Thursday, April 26, 2012

Instead of Said

Hello Everyone!
Just another quick post tonight. (I know all my posts have been quick lately) Today we worked a little more on dialogue in our reading and writing.  We worked on different ways to say "said."  "Said" sometimes gets a little boring and the pictures in our heads are not as clear as when we use words like "hollered" or "whined." We brainstormed other words to use instead of "said" on to our newest anchor chart. The kiddos then had the opportunity to become Sentence Surgeons again.  This time they had to choose a sentence (the patient), and cut out the "said."  Then they selected a new word to use instead of "said." After performing the surgery, they had to share their new improved sentences with the class.  Great job, Doctors!!! 

Thanks for taking a peek today!!
 "Stop by agin soon," said  pleaded Mrs. V. :)


  1. I love the "surgery" to improve the sentences! What a fun activity for the kiddos.

    First Grade Delight

  2. Hi! I just found your blog and LOVE it! This sentence surgeon idea is fabulous, but I can't download it. Could you please email these activities to me at Thank you so much!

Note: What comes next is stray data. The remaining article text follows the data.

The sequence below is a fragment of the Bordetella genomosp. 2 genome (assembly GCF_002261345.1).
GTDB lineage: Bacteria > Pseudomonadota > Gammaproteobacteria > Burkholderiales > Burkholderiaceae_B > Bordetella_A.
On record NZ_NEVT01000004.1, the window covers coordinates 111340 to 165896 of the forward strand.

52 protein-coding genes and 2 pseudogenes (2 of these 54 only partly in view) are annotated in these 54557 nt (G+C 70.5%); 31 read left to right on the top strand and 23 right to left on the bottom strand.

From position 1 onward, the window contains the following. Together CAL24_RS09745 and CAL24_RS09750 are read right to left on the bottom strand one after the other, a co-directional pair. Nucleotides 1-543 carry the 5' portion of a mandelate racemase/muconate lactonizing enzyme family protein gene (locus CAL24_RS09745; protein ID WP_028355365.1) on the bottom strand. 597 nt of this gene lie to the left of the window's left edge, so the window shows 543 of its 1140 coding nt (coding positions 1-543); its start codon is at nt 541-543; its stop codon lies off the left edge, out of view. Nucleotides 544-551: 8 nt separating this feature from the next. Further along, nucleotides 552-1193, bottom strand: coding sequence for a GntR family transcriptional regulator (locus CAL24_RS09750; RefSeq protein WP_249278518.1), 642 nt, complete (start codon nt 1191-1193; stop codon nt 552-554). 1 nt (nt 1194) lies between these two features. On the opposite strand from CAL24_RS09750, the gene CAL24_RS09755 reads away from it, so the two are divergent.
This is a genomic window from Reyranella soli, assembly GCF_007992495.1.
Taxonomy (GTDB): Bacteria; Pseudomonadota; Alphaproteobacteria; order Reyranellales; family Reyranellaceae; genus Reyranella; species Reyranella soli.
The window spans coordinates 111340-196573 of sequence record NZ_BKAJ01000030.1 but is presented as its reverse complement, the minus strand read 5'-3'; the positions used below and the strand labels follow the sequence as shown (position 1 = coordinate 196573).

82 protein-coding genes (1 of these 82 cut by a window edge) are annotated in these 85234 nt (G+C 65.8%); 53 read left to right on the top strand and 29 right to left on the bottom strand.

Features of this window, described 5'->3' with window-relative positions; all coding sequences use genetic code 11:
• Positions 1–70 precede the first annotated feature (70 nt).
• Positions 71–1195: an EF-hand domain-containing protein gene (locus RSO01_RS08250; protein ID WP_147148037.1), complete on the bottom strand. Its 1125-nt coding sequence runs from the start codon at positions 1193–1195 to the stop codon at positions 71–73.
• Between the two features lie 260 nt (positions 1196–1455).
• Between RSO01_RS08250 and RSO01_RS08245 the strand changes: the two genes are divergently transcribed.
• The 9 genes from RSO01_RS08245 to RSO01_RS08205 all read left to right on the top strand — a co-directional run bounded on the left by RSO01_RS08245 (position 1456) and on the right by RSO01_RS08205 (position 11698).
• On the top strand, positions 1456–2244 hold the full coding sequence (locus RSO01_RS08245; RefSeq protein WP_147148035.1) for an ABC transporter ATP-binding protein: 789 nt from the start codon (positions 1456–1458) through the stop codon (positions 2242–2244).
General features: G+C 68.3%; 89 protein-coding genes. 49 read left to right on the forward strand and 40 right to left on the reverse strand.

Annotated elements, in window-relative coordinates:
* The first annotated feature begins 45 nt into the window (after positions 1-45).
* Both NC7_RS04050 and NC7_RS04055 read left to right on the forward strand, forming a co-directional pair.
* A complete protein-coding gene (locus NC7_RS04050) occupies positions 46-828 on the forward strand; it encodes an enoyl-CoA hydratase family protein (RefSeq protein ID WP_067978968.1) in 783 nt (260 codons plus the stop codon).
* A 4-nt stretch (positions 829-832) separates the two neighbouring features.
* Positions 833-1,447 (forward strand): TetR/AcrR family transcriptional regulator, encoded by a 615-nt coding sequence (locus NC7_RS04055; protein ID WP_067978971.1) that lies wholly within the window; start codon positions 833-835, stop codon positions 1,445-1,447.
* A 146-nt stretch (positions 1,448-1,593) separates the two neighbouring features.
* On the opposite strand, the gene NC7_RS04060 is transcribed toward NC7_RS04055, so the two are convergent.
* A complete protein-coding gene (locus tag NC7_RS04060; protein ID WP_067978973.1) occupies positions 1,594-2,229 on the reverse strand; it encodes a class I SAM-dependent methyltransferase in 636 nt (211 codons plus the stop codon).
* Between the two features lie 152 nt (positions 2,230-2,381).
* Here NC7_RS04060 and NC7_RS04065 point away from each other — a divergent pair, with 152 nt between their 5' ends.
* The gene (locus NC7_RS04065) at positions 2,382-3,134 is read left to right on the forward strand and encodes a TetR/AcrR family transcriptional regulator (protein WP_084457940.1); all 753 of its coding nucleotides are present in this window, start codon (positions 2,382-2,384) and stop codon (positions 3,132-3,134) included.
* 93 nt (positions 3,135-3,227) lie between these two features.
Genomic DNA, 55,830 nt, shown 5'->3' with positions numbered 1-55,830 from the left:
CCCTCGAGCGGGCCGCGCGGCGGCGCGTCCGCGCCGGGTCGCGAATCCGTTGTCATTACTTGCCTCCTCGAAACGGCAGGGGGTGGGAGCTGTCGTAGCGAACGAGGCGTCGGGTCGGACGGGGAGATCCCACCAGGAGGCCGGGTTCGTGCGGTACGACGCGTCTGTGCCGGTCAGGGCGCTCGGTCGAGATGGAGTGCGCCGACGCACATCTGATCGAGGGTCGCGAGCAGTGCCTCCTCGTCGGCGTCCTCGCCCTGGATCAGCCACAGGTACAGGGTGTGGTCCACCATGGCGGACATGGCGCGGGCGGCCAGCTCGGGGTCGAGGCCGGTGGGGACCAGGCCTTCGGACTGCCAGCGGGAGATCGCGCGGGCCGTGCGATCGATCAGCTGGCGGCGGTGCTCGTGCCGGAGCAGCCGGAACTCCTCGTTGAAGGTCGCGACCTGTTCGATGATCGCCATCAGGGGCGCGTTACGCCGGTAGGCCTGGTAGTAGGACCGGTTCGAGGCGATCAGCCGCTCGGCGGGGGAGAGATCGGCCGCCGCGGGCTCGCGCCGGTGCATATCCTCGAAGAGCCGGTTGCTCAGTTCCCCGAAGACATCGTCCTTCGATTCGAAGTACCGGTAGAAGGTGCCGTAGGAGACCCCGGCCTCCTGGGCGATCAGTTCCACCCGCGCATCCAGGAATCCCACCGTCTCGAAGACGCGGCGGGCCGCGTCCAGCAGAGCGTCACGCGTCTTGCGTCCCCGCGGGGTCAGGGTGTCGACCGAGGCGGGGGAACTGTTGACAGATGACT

3. Thanks everyone! Genese- Check your e-mail! I just sent you the unit! I also added a new link to this post so you can get it here as well!

  4. No, no, no. I wish all teachers would take this poster down! It is wrong to teach kids to use words other than said or asked! Any editor in the world (me being one of them, clearly) will tell you a piece submitted with words like "pleaded" or "whispered" (worse yet — shrieked?!) will get thrown out as garbage. You might think 1) this is just a good way to learn vocab at a young age and 2) they'll learn the correct rule by high school. There are tons of other fun ways to learn vocab, like spicing up regular sentences rather than quotes or making these posters for other over used words. And no one teaches the real stylistic rule in high school. People don't learn this until they get their first notes back from an editor and then they think their editor is wrong or trying to be too journalistic — and really it is the teachers getting this horrible idea forever ingrained in the memory of young kids that are wrong. None of these children will ever be writers!


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